Roundup: Economic Action Pandas!

Drop everything. Forget about the budget, or Peter Penashue, or EI reforms, or anything. Why? Pandas. Yes, those pandas that we made a deal with China are arriving in Canada today for a five-year period. Pandas! Economic Action Pandas! Are you distracted yet? Pandas! And yes, Stephen Harper will be making a big photo op out of the event. But did he mention the pandas yet?

Elizabeth May and the Greens have decided not to run a candidate in the Labrador by-election in order to ensure a Liberal victory in the riding – as those 139 Green votes in the last election would have ensured a Liberal victory had those votes indeed gone to the Liberals. During the Liberal debate on Saturday, Joyce Murray claimed victory for this move, and claimed it as the model for the kinds of “cooperation” that could happen in the next election – but as someone pointed out, this is more like capitulation for the Greens, and it perpetuates the magical thinking that “cooperation” is even possible, let alone desirable. The NDP, meanwhile, had no plans to similarly stand down, and had a nomination meeting where Harry Borlase was chosen out of the hundred or so ballots cast to run whenever the writ drops.

The Canadian Forensic Mental Health Network is concerned the new Not Criminally Responsible bill will make matters worse for the mentally ill who commit crimes, as well as the general public, as more mentally ill offenders wind up in jail and don’t get treatment, creating an even bigger public safety problem.

Peter MacKay denies the rumours that he’s looking to get out of politics.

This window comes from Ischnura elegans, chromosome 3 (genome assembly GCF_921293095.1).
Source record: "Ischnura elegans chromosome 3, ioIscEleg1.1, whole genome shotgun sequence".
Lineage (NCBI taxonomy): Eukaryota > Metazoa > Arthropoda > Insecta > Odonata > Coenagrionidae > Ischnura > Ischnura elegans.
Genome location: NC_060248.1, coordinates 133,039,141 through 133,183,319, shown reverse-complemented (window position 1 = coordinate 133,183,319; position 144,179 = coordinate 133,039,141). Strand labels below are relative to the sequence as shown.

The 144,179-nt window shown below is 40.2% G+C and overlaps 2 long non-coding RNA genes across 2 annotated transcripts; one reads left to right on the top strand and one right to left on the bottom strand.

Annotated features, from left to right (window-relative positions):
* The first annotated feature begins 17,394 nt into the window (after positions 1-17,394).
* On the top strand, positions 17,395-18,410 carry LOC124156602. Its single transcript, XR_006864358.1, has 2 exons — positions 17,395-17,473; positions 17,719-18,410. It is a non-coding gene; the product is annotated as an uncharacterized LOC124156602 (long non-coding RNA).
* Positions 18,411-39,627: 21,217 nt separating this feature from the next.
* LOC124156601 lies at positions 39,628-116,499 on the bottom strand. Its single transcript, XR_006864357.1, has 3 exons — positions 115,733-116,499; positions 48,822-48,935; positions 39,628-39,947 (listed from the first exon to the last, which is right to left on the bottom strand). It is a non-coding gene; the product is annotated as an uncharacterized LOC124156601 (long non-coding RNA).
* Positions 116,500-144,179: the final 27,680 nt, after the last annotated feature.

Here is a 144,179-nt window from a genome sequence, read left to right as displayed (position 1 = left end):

Here’s an interesting little infographic about the history of “budget shoes” in Canada.

What’s that? Thomas Mulcair told a labour group that the NDP is the only party that they can trust on their issues? You don’t say!

Saturday was the final debate in the Liberal leadership contest (my take on it here). Susan Delacourt sees it as a stark choice between the Liberals trying to make it on their own, or pinning their futures on some kind of “cooperation” agreement, and notes that Justin Trudeau has decided that thirty years of trying to placate Quebec with some token gesture has been an entirely failed policy, and that it’s time to come up with a new way to engage them with the rest of Canada as a whole. In terms of fundraising, it seems that Hall Findlay and Murray are also fighting it out for second place, Hall Findlay edging Murray out, but Murray has more donors and seemingly more momentum. Over in the National Post, Michael Den Tandt argues that Trudeau isn’t as vacuous as you might think.

And Scott Feschuk gives you a handy, if satirical, lexicon of budget terminology.